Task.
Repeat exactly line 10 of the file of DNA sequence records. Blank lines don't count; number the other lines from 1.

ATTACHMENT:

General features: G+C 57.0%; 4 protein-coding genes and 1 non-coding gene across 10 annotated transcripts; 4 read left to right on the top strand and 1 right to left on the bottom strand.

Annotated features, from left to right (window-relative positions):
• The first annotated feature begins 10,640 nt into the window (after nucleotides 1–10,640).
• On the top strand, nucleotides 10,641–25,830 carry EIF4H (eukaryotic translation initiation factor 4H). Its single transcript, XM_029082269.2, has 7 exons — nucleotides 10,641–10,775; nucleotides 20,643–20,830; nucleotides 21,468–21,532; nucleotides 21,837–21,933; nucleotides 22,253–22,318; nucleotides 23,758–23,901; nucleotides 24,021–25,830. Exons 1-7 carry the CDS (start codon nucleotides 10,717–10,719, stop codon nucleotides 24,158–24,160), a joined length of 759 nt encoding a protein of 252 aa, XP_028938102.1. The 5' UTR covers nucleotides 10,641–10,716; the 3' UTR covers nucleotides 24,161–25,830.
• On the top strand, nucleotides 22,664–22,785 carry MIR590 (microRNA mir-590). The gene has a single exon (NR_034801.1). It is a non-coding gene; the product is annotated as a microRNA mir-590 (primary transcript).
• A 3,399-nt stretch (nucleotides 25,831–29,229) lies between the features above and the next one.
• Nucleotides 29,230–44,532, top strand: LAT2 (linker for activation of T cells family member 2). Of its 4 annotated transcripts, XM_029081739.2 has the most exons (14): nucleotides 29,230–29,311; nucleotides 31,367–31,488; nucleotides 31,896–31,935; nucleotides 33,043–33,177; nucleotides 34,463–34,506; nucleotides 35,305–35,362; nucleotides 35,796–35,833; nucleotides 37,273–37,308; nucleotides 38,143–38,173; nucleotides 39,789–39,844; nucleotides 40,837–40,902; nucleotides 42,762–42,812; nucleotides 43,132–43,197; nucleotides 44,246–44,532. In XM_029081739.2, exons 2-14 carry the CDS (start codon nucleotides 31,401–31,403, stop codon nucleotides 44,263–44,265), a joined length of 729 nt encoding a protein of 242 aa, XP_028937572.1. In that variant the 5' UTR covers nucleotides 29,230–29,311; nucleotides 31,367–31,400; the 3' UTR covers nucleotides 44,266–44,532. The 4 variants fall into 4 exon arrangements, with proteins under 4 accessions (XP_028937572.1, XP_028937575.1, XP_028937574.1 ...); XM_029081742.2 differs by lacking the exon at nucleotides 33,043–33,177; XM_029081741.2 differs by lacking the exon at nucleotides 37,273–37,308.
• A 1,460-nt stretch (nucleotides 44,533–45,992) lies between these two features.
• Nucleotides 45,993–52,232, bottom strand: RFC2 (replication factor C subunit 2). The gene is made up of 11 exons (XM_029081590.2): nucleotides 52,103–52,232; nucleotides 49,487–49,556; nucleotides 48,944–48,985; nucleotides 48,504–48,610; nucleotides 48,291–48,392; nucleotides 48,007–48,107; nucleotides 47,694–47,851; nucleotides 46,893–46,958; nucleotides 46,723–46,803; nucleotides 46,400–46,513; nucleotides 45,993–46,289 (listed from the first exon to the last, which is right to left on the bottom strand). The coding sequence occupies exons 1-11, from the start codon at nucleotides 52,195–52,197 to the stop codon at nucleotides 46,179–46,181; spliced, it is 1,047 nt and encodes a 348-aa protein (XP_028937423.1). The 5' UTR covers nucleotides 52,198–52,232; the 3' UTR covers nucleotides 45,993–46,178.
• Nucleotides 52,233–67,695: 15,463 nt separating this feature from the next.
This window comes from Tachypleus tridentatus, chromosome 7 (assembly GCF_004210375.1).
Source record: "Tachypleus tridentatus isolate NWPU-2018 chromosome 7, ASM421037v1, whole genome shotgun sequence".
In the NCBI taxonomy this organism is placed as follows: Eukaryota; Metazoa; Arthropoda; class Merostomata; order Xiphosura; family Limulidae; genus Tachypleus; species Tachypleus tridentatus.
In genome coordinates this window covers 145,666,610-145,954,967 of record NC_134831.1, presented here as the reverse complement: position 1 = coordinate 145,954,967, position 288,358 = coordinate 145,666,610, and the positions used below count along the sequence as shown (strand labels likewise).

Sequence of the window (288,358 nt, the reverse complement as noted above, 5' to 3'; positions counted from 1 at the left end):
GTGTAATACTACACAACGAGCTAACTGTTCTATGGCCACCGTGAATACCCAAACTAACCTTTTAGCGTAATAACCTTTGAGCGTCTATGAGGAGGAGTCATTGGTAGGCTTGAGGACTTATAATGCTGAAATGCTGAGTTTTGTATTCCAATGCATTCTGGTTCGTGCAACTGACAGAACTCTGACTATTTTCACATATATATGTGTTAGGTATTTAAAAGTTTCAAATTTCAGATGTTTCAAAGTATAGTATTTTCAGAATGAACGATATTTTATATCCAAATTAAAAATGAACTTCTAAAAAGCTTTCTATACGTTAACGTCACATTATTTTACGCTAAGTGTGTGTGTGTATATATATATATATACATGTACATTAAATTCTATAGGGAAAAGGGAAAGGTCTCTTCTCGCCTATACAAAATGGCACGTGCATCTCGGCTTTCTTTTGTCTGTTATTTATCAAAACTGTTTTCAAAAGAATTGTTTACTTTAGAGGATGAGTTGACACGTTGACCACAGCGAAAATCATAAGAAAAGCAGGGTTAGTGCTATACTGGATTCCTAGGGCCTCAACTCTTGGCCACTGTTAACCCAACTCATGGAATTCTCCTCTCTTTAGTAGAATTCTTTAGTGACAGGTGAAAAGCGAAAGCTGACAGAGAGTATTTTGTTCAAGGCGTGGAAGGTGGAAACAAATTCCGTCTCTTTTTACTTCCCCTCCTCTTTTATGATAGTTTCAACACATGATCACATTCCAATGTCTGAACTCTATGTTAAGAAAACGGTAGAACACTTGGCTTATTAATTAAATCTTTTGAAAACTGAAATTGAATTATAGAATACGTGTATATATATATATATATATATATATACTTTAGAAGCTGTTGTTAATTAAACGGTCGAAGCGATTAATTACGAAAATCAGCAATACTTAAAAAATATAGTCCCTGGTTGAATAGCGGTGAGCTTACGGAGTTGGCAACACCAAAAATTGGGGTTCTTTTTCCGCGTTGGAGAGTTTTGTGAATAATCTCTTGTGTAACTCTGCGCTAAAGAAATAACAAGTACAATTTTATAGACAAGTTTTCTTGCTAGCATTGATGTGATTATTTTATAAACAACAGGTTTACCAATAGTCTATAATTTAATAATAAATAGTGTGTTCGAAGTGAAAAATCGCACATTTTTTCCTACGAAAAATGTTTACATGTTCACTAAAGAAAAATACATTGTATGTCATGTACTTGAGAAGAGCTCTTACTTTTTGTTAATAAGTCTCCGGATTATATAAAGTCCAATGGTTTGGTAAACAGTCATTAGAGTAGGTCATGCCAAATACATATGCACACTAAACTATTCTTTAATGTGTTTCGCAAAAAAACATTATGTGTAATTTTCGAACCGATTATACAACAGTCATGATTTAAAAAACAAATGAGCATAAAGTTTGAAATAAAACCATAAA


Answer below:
• Nucleotides 52,233–67,695: 15,463 nt separating this feature from the next.